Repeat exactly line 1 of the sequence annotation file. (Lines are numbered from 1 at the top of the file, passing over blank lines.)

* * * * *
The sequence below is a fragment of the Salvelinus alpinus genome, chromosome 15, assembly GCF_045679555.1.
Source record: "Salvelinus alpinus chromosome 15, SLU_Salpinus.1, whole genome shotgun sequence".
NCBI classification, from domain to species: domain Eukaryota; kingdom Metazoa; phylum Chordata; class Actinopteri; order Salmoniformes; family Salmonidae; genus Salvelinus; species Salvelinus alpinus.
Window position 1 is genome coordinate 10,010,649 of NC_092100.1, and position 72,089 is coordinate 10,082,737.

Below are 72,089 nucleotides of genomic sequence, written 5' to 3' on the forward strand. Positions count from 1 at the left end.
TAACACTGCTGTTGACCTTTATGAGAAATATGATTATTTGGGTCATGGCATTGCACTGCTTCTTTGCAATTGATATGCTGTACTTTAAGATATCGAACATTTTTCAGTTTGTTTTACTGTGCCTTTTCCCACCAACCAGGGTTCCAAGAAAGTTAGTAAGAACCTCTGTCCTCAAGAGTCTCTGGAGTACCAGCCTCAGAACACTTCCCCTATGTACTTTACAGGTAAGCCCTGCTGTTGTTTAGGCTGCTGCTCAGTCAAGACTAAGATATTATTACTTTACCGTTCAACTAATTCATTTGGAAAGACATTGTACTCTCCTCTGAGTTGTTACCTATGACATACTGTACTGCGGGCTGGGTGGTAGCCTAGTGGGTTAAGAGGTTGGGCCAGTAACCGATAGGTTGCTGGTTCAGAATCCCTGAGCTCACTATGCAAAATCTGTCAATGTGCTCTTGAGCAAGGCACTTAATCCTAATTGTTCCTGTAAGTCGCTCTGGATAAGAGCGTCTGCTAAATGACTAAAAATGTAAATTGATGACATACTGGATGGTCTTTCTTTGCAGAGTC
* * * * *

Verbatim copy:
The sequence below is a fragment of the Salvelinus alpinus genome, chromosome 15, assembly GCF_045679555.1.